On 4th September 2006 at 16:36 Anonymous 5643 wrote...
Feeder certainly surprised me! I thought they were great. Not one of the ones I was particularly looking forward to before the weekend.
Spot on with The View.
Live at Leeds Festival 2006 on Sunday, 27th August 2006
Day three: my, doesn't time fly? The sun's out too, which is a welcoming start to the day especially for those camped out near the Main Stage for the first of two Flogging Molly appearances. That said, we all know how the weather ended up don't we, and in hindsight we can say that Dave King really needn't have worried so much: "... you'll witness a suntanned Irishman - a rare fucking sight!"
Beauty really, the sun's shining down, the atmosphere is upbeat and the crowd is happy, many are dancing, couples are jigging and we have an hour of punk rock / traditional Irish tunes to enjoy - don't you just love the tin whistle? "Drunken Lullabies", "What's Left Of The Flag", "Selfish Man" and "Seven Deadly Sins" are the highlights for me, although I do ponder whether some of the band's more raucous songs are being saved for the cosy confines of the Lock Up Stage later in the evening. Hmmm. More than likely. Anyone?
Aren't Leeds' Shut Your Eyes And You'll Burst Into Flames fantastic? Pick any genre and they'd likely fit in somewhere: punk, dance, post-anything, rock, need I go on? Lovely jackets, even better dancing.
Having recently been caught on the wave of fan (over)enthusiasm at The View's T In The Park appearance in July, bumping a second Flogging Molly set for the Dundee four-piece seemed a natural decision to make, especially given the gloriously ramshackle mix of adolescence and gritty Libs-esque guitars on display via current single "Wasted Little DJs". Yet those predicting a riotous gig are left wanting just a touch more as The View simply fail to deliver any songs. Granted these young boys appear to be hugely talented, versatile musicians, and for getting out the ol' acoustic or belting out a vocal, then yeah ... but running off your audience's adrenaline alone only takes you so far. The View as serious songwriters? Not yet. I'll be proven wrong, they'll be huge, you'll love them (if you don't already), but I really didn't hear a strong-enough candidate for single number two. Onwards...
... we're off to the Radio One / NME Stage!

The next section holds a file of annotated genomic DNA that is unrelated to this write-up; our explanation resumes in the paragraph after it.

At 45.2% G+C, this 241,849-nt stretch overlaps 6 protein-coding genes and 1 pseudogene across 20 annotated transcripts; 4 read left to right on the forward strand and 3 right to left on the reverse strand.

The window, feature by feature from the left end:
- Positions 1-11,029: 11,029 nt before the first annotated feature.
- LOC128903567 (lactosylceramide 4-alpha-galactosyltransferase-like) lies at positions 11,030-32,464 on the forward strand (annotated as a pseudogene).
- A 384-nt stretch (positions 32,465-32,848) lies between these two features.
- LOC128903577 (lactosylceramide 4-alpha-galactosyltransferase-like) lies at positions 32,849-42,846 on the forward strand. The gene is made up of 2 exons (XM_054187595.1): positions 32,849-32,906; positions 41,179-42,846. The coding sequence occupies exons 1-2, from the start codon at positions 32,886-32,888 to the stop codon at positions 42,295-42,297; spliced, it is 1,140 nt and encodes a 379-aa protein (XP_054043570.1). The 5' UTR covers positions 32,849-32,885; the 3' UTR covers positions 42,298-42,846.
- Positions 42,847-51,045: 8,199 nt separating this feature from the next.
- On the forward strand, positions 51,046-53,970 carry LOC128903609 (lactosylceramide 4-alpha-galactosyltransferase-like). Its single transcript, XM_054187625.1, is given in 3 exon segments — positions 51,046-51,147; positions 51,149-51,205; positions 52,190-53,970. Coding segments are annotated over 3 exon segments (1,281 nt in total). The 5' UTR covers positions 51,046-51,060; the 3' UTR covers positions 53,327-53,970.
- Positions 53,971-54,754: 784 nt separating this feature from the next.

Sheffield's Milburn are immense fun and rattle off a back-of-the-van (you don't know where it came from, but you just don't care, you'll 'ave it!) full of instantly, memorable pop tunes. Guitars jangle, accents twang, audience bounce. Lovely!
The Automatic feature the loudest, mass audience participation I see all weekend when 10,000 people from front to back, left to right, hold arms aloft and ask, "Is it a monster?" If you didn't hear that over at the Main Stage I'll own up to liking Spice Girls right here, right now. No? Ha ha, I don't believe you.
Yup, it's a tremendous feeling to witness so many people adoring a song so much and singing so incredibly loudly back at its creators. Ooh, legs like jelly. Trembly.
The weekend wouldn't be the same without a spell over at the Main Stage, so with Feeder, The Streets and Arctic Monkeys playing back to back, well, what the hell, let's go for it. A quick fire round-up: Feeder do a Greatest Hits set and I love it; The Streets are a lot heavier than I anticipated, getting the audience to crouch down and jump an interesting sight, and generally, well, rocking out (although it's probably recommended just to avoid being bottled off stage); and the Arctic Monkeys, well, they conclude 2006 in style sounding just like you thought they would ("lazy writer" is probably what you're thinking right now, but on your next thought, yes that one, well that's what the Monkeys sounded like, *wink*).
Hmmm, I only catch the closing moments of "Staring At The Sun" by TV On The Radio but for what its worth it's incredible - 60 seconds of joy! I envy anyone that saw more. Although my timing appears appalling, I'm actually back at the Carling Stage for The Fratellis, who open with "Henrietta", a fun, bouncy slice of guitar pop reminiscent of those Britpop years. A party atmosphere quickly ensues as the audience respond to the Scots' indie-disco anthem with flag waving, dancing, singing. It's more of the same for the next twenty minutes until, as as with The View earlier, I conclude there's only so much you can take before you decide you want just a little bit more, y'know?
"Is this it?" a frequent thought, it ultimately forces me out into the torrential rain of an emotion-hungry, dark thunderous night...